Beer, that mainstay of many a man’s social life is good for you. At long last a study has found out what all we beer drinkers have known for a long time. The researchers from the University of California, Department of Food Science investigated 100 different brands of beer and found that beer can help to strengthen bones.
Bone mineral density depends on a good supply of silicon in the diet and it has been found that beer contains ample amounts. As the National Institute of Health in the United States puts it, “silicon may be important for the growth and development of bones, and beer appears to be a major contributor to the amount of silicon in the diet”. Lagers and pale malted beers appear to be the best beers for silicon whilst stouts and dark beers have less silicon present because of the method of manufacture. These beers roast the barley first and this causes the levels of silicon to decrease.
Wheat beers are not very good sources of silicon because barley has higher silicon content than wheat.
The researchers who studied the different types of beer identified that silicon content varied between 6.4 milligrams per liter to 56.5 mg/l. The reason why lighter beers and lagers contain more silicon is down to the fact that the beer making process uses less heat during the malting stage.
The study leader, Charles Bamforth said, "Beer containing high levels of malted barley and hops are richest in silicon. It is the husk of the barley that is rich in this element. While most remains during brewing, significant quantities are none the less extracted into wort and survive into beer".
We now know that beer has a beneficial effect on bone density and will help bones remain strong and this will help reduce the risk of broken bones in old age. However it leads to some uncertainty relating to what is good and how much can safely be consumed. Is one pint a day ok, or can we stretch it to a few more without causing damage to other areas of our body?
So far research has identified that one pint of beer a day can slash the heart disease risk in middle aged males by 40%. However if you are a moderate drinker you are increasing your chances of getting bowel cancer by 10% and if you are female then your risk of breast cancer developing increases by 7% too.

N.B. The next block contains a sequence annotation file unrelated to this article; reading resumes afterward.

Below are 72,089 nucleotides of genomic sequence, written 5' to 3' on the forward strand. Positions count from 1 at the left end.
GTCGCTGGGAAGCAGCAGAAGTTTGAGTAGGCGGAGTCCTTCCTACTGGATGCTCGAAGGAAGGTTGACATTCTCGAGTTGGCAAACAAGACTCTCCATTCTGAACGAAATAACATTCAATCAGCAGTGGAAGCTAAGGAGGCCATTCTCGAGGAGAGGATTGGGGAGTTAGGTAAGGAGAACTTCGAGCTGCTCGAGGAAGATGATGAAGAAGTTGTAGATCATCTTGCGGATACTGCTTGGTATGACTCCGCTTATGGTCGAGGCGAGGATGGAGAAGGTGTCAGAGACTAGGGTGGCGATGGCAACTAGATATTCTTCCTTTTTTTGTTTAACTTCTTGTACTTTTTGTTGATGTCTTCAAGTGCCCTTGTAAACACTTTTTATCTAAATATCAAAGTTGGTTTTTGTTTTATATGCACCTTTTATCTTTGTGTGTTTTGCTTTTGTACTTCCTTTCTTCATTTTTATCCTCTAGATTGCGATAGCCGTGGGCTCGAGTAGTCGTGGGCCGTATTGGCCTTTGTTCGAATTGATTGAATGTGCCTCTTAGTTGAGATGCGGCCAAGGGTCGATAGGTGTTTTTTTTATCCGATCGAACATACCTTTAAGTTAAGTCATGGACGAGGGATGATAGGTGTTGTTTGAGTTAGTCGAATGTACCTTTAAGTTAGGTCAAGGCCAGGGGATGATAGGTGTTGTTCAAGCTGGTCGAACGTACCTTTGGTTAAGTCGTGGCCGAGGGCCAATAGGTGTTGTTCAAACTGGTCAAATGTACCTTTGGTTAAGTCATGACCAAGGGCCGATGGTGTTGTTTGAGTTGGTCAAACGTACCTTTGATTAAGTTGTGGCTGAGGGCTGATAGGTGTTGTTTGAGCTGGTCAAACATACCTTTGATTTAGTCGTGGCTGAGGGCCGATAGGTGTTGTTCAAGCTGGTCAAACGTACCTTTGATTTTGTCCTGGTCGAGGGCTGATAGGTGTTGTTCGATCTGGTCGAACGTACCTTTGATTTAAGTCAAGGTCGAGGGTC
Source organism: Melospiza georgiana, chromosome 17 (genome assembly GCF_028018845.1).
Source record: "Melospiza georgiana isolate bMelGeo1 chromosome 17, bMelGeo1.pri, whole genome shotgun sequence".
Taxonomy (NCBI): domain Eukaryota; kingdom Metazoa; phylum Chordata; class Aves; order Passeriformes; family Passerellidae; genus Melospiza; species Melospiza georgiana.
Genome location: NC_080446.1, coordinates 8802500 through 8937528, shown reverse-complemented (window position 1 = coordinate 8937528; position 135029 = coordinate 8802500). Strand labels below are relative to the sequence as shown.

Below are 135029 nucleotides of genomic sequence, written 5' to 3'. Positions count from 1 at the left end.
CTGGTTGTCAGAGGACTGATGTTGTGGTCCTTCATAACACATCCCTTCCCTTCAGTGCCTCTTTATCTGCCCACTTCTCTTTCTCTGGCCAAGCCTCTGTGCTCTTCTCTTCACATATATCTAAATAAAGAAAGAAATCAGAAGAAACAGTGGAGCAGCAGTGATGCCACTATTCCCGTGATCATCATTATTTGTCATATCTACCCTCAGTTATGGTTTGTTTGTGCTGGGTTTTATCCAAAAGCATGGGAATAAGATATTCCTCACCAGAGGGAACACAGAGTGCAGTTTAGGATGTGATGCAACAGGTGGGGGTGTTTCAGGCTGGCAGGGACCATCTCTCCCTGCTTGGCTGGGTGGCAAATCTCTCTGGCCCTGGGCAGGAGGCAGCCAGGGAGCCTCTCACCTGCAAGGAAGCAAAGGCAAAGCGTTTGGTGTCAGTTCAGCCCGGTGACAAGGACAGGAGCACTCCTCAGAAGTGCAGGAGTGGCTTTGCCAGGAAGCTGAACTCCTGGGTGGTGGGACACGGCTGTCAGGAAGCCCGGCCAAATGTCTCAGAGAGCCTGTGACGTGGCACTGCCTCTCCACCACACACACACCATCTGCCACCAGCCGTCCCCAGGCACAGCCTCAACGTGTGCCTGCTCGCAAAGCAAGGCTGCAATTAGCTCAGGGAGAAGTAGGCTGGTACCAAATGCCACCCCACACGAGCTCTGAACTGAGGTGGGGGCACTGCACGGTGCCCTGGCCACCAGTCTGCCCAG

The confusion abounds but one fact which seems to be agreed upon is that those who do drink a little regularly do tend to live longer than those who never drink alcohol. The secret is to understand what ‘a little’ actually means.
Earlier research appears to have found an association between regular beer drinking in moderation and a decrease in the incidence of osteoporosis. This bone thinning disease affects about 3 million people in the United Kingdom and about 200,000 will have to go to hospital with broken bones annually because of the disease. Estimates state that the rate of osteoporosis will be about 12% in men over age 50 and in women that rate rises to 33% in over 50 year olds.
When discussing the latest study Claire Bowring, of the National Osteoporosis Society, is cautious, and says, "The Society welcomes measures to improve bone health but we do not recommend anyone increases their alcohol consumption on the basis of these studies”.
She goes on to point out that while this report appears to show that taking small to moderate amounts of beer may improve bone density there are other studies which have indicated that drinking too much alcohol (in excess of 2 units per day) can increase the chances of fracture. She concludes, “There are also many other health concerns linked with alcohol which cannot be ignored".
And another person doubting whether the findings are actually as significant as others believe is Catherine Collins, a dietician at St George's Healthcare NHS Trust. She points out that, "Beer drinking is not really relevant in terms of bone health. Silica may well contribute to bone health but in a minor way: it is not significant compared with nutrients that we know are essential for bone health and are potentially deficient in the UK diet – such as calcium and vitamin D".